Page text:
Toronto Star Public Editor: When a private tragedy becomes a public spectacle
The union that represents Toronto Star newsroom employees called Tuesday for an independent investigation into the death of a Star reporter who recently took her own life.
By all reports of those closest to her, the last thing this award-winning global environment reporter wanted was to be the focus of this story about her suicide and its aftermath. She left explicit instructions that this very thing should not happen (“Please don’t talk about me. Please don’t let anyone write about me,” she wrote.) Nor did she want an obituary in the Star, the Star’s common practice when one of its newsroom employees dies. Her family also made clear those explicit wishes and the Star had tried to respect that.
I know for certain that I am letting Raveena Aulakh down in writing this story in my role as public editor tasked with reporting to our readers about her death in light of this now public call for an independent investigation. I can say that because several years ago, she sent me a note about my role at the Star, telling me, “You have never let a Star reporter become a public spectacle and that comes from owning up to mistakes quickly and honestly before it spirals out of control.”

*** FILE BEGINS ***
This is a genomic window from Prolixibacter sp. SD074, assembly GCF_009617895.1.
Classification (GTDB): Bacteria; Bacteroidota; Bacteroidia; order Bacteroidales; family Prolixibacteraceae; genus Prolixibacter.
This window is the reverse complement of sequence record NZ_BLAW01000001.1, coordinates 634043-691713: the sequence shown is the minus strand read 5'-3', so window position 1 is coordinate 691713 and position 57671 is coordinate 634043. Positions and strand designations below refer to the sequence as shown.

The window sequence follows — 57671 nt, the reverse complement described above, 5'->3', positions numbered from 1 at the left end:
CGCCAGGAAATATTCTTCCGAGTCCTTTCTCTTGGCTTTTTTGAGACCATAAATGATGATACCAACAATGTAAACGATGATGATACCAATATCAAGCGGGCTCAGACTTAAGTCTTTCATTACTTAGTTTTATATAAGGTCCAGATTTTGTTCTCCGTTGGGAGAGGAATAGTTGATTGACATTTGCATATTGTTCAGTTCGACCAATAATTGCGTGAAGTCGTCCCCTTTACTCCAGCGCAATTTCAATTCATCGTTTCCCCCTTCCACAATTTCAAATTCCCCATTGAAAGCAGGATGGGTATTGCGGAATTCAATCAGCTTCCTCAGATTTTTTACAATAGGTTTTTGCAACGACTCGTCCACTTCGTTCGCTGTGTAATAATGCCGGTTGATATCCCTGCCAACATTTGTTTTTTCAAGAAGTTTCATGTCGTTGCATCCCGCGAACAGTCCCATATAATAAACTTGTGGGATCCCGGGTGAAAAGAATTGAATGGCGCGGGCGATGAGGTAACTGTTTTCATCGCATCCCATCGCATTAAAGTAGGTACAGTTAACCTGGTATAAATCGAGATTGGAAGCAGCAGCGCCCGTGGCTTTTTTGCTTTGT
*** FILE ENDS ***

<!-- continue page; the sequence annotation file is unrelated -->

This tragedy should not be a public spectacle and I wish it had not come to this. Certainly, serious mistakes of a personal nature have been made, and relatively quick and serious action taken by the Star as a result. But, sadly, too much here has spiralled out of control and in making this reporter’s death “news” in the interests of the “transparency” today’s journalism seems to always demand we are all doing exactly what Raveena, 42, implored against.
The Star’s policy on suicide says that the Star generally does not cover suicide unless there is some overriding public interest in doing so. While I, and Star editor Michael Cooke, questioned this in a 2012 public editor column on media coverage of the traditionally taboo subject of suicide, I also made clear in a previous column about suicide coverage my grave concerns that writing more openly about suicide could lead to intruding on the privacy of grieving families. To me, the wishes of the family are paramount and I am sorry we are going against the wishes of Raveena’s family here.
Journalists use the word tragedy a lot in reporting on the sad things of our world and to use it here seems to me to somehow belittle the dark grief so many of us feel now that one of us has died in such a heartbreaking manner. The Star’s newsroom is reeling, trying to make sense of the reality that Raveena chose not to live any longer. I have worked in newsrooms for 40 years and have never seen anything like the level of grief and anger exploding here.
Continue reading this story on the Toronto Star website, where it was first published.